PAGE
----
You would never expect to win an Olympic gold medal without having a training plan in place. So why do we expect to be on top of our finances without budgeting properly?
Budgeting is an essential tool which helps you afford the things you want and need while staying out of debt. Budgeting should be second nature to every Australian who earns and spends money. However financial literacy, proper money management and budgeting skills are not taught to us at an early age so by the time we are earning cold hard cash, we don’t really know what to do with it.
Budgeting can help you keep track of the money coming in compared to the money going out and can help you find areas to save and areas where you could be spending more to get ahead.
What does budgeting do?
Budgeting won’t stop you from spending money or missing out on life’s little luxuries. Instead, budgeting should help you to be able to afford nice things without leaving you short.
Through proper budgeting you will take into account all the money you are earning from your wage, government benefits, investments and inheritance and divide this money to ensure it covers your commitments. Your commitments include utility bills, loan repayments, credit card repayments, utility bills, school fees, car maintenance costs and anything you have committed your money to.
It will also look at your expenses such as food, petrol, clothes, shoes, hair dressing, entertainment and leisure costs. Anything left over can then be invested, saved or used to pay off bills sooner.
Budgeting – A How to Guide.
Budgeting has a reputation for being hard to do, but once you get started, you will not know how you ever lived without a budget to begin with. To create a budgeting plan which is easy to stick to, you need to be honest with yourself. Now is not the time to be modest about how much money you spend on cigarettes or how many times you go out for dinner a week.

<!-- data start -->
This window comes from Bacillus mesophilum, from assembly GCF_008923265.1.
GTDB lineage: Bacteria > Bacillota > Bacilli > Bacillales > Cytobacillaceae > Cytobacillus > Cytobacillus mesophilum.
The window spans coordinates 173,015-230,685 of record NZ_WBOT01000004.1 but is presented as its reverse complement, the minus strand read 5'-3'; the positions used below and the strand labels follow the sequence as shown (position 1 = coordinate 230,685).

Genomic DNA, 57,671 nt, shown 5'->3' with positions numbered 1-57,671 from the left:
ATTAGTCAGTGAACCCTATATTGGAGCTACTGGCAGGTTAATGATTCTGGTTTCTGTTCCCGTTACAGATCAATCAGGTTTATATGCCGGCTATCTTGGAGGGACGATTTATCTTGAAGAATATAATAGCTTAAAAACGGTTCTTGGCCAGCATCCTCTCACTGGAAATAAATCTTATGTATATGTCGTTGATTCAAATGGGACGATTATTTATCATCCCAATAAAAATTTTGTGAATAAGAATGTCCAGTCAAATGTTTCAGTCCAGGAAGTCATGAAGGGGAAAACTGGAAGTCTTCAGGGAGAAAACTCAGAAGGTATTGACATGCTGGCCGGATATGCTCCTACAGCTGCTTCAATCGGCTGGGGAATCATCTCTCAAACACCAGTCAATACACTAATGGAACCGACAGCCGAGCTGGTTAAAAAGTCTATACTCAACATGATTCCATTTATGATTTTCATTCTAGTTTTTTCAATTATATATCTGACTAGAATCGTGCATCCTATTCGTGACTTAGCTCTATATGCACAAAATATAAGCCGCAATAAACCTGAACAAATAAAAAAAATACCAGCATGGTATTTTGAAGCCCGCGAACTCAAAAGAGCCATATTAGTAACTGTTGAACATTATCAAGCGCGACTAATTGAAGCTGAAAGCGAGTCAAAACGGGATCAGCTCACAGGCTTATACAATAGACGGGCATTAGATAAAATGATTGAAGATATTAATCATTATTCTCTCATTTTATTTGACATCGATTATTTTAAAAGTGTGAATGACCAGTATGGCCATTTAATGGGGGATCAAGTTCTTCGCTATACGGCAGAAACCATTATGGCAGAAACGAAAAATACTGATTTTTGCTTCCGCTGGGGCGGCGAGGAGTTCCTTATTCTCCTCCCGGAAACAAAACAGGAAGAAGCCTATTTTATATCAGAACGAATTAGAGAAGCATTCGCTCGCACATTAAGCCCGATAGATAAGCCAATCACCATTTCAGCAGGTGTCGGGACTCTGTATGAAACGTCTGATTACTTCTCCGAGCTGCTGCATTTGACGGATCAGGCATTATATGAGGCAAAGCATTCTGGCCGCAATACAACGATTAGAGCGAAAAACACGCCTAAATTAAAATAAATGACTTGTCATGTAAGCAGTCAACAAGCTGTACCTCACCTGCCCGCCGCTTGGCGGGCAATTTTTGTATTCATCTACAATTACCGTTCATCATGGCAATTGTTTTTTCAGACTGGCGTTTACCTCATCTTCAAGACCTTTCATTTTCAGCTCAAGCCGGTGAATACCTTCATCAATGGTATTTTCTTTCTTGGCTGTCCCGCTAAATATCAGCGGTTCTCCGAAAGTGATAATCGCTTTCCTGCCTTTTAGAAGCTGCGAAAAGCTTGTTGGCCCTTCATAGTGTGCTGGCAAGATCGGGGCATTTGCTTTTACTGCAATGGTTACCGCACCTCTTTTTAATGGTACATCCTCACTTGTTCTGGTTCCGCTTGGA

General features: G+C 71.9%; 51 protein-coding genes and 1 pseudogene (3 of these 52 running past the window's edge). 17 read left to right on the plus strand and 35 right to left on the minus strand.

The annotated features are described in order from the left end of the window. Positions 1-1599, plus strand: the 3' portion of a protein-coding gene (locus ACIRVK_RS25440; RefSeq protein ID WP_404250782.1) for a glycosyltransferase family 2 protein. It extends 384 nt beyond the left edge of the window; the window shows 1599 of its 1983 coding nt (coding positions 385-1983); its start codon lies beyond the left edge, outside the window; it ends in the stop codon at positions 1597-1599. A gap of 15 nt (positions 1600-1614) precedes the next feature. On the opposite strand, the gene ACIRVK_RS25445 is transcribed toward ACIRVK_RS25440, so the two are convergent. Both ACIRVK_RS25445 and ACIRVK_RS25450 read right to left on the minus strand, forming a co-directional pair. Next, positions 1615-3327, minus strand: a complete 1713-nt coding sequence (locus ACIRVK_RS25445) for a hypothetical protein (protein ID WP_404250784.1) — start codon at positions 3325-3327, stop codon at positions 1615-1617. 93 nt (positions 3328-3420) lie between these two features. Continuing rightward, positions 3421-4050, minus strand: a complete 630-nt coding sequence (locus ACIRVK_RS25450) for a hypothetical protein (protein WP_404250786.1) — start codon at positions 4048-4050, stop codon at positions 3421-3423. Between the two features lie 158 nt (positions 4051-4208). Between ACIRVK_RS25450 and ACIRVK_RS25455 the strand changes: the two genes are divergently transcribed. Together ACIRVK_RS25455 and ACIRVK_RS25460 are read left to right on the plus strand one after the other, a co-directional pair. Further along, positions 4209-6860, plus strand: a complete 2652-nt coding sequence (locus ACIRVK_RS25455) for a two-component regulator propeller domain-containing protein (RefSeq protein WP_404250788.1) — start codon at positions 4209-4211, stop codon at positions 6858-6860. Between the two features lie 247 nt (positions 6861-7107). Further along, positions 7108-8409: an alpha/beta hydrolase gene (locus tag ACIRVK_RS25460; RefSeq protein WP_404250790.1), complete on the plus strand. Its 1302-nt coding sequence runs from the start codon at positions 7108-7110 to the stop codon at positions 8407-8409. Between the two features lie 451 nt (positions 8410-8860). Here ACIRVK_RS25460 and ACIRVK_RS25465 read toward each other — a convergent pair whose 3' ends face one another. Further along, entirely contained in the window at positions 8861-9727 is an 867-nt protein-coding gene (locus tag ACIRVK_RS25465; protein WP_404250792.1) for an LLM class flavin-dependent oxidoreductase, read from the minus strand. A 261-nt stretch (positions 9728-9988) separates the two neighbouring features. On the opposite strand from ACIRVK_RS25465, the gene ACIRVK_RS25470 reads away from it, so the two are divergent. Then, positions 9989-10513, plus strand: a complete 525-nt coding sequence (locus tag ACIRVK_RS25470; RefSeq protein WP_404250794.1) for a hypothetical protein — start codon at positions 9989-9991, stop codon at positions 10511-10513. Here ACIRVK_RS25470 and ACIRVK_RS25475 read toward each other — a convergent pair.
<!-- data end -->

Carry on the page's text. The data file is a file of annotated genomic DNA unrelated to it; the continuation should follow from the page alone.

You need to know exactly how much money you spend so you can find areas of improvement. If you are shocked by how much money you are spending on a particular thing, like cigarettes, it will inspire you to cut back and you can then use those extra funds on other areas such as paying off debts or starting a savings account.
You also need to prepare for the worst. If your income is not steady, plan your budget around the lowest amount you earn. Any extra money you make over the weeks can be saved because you have everything covered with your base income. Another budgeting tool is to spread your regular monthly bills out.
If you are paying $80 a month for your phone you are losing a big chunk of one weeks pay to your bill which can put you behind in your saving. Instead, set aside $20 a week so when the bill arrives you have the funds and you aren’t cutting yourself short.
Where to start budgeting
Budgeting is the first step towards financial success. Knowing exactly how and where to dedicate your income can kick start your personal wealth management skills and open a world of opportunities to you. For professional help with planning a budget subscribe to the Save on Bills Newsletter. Save On Bills will send you a weekly email jam packed with savings tips, budget advice and ways you can earn and save more money around the home.
For a step-by-step budgeting plan and software click here for more information on the Save On Bills Program.